Stewart did not provide Post-Dispatch with city bank statements, but did send an Excel spreadsheet showing the city had a balance of over $500,000.

Requests from the State Archives for budget documents to the Cool Valley City Clerk’s Office went unanswered and unacknowledged. The previous city clerk “suddenly resigned” in November and, according to an impeachment document, failed to provide account passwords, office keys and financial records.

The aldermen allege that Stewart, who was appointed the city’s chief law enforcement officer, failed to make sure the clerk was doing her job and that the city was following state law.

Stewart grew up in North St. Louis County, attended the John Burroughs School, and then graduated from the University of Miami. He told Post-Dispatch that he worked for a Grammy-winning music production company, a cryptocurrency software company in California, and helped found a company in Cool Valley that he says helps clean up the oceans. Stewart said the company has made millions.

PL28 was dissolved in 2021, and government documents show it had a value of less than $30,000 when the company filed for an LLC in 2017.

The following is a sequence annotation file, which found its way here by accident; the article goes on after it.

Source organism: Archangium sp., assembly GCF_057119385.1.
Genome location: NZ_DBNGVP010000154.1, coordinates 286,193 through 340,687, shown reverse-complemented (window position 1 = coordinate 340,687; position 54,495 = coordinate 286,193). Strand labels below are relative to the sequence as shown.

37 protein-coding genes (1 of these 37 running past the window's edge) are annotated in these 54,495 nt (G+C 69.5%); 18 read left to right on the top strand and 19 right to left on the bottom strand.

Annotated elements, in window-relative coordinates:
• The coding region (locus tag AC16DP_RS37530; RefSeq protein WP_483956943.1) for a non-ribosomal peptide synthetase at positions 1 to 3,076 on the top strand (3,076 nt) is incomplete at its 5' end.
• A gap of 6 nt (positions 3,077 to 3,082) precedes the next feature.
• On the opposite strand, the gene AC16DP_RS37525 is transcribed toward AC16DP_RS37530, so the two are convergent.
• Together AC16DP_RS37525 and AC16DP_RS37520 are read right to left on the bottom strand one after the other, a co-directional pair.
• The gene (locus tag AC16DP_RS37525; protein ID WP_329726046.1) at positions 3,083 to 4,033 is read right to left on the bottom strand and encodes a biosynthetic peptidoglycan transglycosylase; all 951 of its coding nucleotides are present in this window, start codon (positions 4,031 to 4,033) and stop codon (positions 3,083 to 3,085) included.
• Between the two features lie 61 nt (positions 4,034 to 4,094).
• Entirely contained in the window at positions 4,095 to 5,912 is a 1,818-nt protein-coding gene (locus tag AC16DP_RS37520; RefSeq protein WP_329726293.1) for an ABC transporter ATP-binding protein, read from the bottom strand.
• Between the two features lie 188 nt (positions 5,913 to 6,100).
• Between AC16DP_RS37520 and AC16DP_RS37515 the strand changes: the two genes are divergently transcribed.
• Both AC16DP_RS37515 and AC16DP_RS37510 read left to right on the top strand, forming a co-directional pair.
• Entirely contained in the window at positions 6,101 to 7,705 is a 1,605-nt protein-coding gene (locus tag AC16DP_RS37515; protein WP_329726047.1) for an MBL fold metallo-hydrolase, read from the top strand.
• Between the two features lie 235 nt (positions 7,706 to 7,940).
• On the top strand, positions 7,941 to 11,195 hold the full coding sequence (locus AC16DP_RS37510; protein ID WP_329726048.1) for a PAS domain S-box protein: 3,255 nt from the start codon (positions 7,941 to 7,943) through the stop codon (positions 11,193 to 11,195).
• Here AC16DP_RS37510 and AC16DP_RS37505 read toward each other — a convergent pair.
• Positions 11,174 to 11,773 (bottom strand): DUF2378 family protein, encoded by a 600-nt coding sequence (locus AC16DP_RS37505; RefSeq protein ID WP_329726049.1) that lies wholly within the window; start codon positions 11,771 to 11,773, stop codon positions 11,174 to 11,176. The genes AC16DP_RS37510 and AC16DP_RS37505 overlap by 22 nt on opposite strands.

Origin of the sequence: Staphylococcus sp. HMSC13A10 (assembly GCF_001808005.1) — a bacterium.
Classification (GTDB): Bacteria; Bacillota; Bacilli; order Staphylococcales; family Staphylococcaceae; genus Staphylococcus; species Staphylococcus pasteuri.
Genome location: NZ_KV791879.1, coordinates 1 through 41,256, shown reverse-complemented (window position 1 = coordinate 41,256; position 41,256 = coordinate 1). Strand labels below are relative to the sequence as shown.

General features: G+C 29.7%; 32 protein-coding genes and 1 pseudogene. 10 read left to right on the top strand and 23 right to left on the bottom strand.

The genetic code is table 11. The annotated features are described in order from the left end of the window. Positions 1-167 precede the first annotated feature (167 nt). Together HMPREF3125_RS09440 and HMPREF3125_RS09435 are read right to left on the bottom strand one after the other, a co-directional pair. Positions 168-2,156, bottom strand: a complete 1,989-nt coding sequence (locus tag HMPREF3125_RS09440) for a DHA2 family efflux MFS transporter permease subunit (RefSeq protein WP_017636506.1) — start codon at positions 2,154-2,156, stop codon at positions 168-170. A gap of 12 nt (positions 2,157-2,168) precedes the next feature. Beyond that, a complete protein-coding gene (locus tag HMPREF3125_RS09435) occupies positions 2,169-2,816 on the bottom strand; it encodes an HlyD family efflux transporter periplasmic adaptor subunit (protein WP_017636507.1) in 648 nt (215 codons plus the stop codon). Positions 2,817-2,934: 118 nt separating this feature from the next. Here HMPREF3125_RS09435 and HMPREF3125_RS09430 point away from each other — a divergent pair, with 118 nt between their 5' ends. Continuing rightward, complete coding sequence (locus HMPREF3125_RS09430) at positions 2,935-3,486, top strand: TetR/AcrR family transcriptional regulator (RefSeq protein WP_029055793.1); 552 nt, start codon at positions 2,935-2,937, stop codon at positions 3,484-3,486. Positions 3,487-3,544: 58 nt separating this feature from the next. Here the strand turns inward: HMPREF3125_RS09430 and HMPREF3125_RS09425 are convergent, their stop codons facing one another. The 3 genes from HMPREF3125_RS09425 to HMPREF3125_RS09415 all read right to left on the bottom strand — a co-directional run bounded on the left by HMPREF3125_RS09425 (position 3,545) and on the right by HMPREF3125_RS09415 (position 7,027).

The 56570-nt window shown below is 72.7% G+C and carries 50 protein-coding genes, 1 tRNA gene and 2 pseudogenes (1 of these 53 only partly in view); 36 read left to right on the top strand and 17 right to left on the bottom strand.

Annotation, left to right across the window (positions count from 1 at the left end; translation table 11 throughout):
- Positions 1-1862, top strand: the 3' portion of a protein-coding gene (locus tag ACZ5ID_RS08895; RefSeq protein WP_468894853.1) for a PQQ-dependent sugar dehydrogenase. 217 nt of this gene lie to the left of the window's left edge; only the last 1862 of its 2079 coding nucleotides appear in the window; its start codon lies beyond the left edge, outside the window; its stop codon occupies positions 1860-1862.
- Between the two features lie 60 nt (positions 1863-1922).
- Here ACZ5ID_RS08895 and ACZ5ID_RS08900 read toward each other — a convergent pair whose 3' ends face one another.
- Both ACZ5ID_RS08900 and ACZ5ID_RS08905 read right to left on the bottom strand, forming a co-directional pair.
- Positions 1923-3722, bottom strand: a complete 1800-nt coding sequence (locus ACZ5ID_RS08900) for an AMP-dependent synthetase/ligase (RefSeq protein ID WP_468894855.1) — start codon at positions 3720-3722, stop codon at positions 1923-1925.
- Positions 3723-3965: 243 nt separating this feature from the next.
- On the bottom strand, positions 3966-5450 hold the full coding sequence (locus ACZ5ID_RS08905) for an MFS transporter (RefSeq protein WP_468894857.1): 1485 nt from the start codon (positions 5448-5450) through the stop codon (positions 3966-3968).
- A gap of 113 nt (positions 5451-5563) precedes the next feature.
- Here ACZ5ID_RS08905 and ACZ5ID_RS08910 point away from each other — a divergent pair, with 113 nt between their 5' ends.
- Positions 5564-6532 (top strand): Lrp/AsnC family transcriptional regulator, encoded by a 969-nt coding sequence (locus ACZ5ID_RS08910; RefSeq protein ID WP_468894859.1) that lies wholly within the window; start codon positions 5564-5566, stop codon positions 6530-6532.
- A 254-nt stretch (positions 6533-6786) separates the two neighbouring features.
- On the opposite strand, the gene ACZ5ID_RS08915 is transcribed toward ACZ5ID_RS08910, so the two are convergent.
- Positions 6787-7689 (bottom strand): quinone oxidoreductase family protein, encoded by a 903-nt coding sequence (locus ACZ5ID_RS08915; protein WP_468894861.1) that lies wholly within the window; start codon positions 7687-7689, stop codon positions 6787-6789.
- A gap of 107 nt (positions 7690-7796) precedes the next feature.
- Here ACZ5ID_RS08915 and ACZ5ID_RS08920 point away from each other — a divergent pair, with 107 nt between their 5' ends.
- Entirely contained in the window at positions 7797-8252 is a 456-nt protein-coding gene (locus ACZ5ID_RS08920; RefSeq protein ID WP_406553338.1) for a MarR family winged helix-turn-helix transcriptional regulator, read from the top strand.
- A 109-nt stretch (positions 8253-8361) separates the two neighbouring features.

Now Stewart says he is 100% committed to being mayor full-time. Although he admits that his critics are right that he could be more visible in the community. But he claims to be a good mayor. He said all the city’s bank accounts were in order.

“We have a lot of things to take care of, our streets, our safety, our neighborhood, but you can’t take care of any business if you don’t know where your money is,” said Cool Valley elder Erlene Jones Collins. . “I’ll be so happy when we can get away from all this drama.”

A selection of 2022 photos from Laurie Scrivan, who has photographed St. Louis from nearly every angle as a Post-Dispatch staff photographer since 1998. News Photography Award goes to photographers of St. Louis Post Dispatch.


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Written by khirou